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Top 5 IRC Clients for Linux OS3 min read

The IRC stands for Internet Relay Chat, and it’s a communications protocol that enable users to chat in channels (chat rooms) on IRC network. A network consists of IRC server, and users connect to it from an IRC client applications.

Internet Relay Chat (IRC) is an application layer protocol that facilitates communication in the form of text. The chat process works on a client/server networking model. IRC clients are computer programs that a user can install on his or her system. These clients communicate with chat servers to transfer messages to other clients.

Polari

Top 5 IRC Clients for Linux OS Polari
1. Polari




The point of Polari is to start chat immediately. It doesn’t have dozens of options to distracts you. All you have to do is click the plus button, choose a network from the lists (or add a custom one), and join a channel. Many will find Polari too limited, but it looks like a good choice for beginners and minimalist.

Pidgin

Pidgin
Pidgin

You may remember Pidgin as a multi-protocol IM app that predates current all-in-one solutions like Franz. One of the supported protocols is IRC, which makes Pidgin a fully-functioning IRC client.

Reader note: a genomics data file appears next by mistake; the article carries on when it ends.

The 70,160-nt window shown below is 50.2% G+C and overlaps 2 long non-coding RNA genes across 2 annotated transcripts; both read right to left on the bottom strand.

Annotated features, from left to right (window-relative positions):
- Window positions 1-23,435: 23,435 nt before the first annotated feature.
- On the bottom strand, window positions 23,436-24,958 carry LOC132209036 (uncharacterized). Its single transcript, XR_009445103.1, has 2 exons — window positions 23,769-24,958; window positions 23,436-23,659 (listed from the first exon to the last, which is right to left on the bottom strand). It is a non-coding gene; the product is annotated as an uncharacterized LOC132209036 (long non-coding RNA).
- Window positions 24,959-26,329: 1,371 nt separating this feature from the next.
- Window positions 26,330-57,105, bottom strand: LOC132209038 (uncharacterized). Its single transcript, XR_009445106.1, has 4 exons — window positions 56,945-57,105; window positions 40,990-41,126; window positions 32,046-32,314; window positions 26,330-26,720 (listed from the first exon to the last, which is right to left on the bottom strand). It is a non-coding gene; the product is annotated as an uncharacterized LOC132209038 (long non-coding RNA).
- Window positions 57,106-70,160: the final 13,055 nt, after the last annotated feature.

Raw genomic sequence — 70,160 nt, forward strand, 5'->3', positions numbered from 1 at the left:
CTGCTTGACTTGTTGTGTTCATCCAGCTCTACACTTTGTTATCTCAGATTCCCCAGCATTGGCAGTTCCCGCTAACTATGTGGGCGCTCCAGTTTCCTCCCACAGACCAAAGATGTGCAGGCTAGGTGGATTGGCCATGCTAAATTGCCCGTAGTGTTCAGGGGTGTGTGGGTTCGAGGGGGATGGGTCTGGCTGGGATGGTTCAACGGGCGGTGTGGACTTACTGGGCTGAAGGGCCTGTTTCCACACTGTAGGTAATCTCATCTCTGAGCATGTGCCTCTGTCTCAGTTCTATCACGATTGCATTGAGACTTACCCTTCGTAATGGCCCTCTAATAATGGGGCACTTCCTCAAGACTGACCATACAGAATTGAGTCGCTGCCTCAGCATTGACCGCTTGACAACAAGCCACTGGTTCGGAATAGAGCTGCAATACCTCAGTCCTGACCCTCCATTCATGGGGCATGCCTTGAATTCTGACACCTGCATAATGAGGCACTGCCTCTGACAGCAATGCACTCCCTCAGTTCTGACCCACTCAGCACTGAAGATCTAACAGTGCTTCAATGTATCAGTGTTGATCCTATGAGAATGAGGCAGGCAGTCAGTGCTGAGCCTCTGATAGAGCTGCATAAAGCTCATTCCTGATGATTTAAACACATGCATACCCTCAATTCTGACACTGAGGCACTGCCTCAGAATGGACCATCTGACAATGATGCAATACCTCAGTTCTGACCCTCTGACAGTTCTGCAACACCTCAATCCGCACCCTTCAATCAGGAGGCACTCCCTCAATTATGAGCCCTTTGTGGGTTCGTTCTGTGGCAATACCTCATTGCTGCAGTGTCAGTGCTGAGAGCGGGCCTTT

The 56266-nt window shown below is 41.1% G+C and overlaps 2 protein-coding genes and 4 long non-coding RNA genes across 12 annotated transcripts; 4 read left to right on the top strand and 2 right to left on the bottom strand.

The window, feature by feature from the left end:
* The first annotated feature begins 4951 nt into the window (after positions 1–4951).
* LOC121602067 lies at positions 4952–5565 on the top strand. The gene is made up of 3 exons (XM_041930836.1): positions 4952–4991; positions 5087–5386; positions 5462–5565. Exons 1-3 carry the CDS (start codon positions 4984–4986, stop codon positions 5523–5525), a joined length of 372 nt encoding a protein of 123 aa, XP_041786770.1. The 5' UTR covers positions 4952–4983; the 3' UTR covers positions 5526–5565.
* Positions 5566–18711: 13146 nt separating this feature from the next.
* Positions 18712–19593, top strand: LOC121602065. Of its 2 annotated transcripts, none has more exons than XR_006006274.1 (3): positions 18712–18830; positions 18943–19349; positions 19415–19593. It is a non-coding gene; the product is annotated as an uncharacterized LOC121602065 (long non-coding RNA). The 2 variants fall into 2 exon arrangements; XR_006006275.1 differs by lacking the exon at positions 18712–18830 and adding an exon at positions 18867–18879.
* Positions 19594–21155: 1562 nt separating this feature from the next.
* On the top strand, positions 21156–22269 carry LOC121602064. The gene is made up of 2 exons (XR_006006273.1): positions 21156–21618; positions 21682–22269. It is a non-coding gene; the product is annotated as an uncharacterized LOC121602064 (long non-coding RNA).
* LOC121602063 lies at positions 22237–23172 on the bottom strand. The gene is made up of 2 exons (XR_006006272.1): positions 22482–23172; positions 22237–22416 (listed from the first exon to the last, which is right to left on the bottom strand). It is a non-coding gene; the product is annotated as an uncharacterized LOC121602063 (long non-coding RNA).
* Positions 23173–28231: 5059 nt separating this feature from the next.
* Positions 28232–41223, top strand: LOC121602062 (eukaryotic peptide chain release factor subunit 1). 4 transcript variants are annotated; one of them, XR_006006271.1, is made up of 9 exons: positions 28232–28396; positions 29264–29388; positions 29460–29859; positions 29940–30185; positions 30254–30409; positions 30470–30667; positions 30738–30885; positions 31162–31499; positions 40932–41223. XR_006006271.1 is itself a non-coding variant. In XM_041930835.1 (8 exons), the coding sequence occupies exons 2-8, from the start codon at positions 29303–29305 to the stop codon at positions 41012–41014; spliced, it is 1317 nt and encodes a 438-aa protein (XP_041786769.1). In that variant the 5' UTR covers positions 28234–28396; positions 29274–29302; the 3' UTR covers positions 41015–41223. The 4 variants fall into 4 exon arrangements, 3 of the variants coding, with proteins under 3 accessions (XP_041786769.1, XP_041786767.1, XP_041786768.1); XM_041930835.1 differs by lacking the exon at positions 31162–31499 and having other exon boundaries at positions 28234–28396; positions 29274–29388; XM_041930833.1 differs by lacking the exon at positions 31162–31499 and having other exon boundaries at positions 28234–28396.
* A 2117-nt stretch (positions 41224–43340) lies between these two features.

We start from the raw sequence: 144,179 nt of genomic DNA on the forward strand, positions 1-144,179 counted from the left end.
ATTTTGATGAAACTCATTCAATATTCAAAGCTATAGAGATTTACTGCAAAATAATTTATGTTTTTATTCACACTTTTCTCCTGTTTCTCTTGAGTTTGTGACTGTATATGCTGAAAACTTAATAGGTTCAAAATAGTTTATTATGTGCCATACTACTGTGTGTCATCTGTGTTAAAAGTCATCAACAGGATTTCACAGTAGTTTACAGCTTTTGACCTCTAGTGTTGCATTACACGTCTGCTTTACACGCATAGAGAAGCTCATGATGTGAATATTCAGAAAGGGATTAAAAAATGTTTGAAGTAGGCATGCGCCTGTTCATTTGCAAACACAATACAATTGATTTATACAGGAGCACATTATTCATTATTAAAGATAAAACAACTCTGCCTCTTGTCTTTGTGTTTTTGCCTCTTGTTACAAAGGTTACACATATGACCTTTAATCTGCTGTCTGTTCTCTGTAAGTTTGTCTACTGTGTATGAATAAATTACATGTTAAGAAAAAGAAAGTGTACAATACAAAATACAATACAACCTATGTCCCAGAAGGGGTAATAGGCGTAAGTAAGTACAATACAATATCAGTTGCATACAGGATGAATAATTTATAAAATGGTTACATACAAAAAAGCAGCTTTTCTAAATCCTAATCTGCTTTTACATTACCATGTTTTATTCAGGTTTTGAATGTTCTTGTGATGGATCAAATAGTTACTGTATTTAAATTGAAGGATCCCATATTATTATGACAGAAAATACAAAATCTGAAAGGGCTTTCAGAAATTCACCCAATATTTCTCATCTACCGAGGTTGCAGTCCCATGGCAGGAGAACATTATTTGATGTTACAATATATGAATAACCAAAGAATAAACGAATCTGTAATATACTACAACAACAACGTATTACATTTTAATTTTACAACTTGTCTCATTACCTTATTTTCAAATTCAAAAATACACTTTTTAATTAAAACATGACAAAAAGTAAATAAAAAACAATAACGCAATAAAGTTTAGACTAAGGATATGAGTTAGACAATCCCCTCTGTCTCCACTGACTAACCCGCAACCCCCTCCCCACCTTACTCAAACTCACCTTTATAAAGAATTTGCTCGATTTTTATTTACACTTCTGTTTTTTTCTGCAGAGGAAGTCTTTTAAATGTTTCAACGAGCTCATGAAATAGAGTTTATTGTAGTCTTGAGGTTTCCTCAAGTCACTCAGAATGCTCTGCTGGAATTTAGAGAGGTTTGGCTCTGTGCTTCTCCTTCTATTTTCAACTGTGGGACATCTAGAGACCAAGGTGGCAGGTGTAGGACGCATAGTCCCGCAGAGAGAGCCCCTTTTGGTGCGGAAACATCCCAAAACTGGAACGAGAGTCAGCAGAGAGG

Irssi

Irssi
Irssi

If you’re serious about IRC communication and spend a lot of time in the Terminal, Irssi is the IRC client for you. It supports themes, advanced chat log management, keyboard shortcuts, and command aliases.

Weechat

Weechat
Weechat

WeeChat is all about extensibility. If you want to, you can add features via plugin, or write scripts in a number of languages (Python, Perl, Lua, Ruby…). If not, just keep it lightweight.

F-IRC

F-IRC
F-IRC

F-IRC is a command-line IRC client with a compact interface that you can navigate with cursor keys. It supports colors and allows connections to multiple IRC servers.

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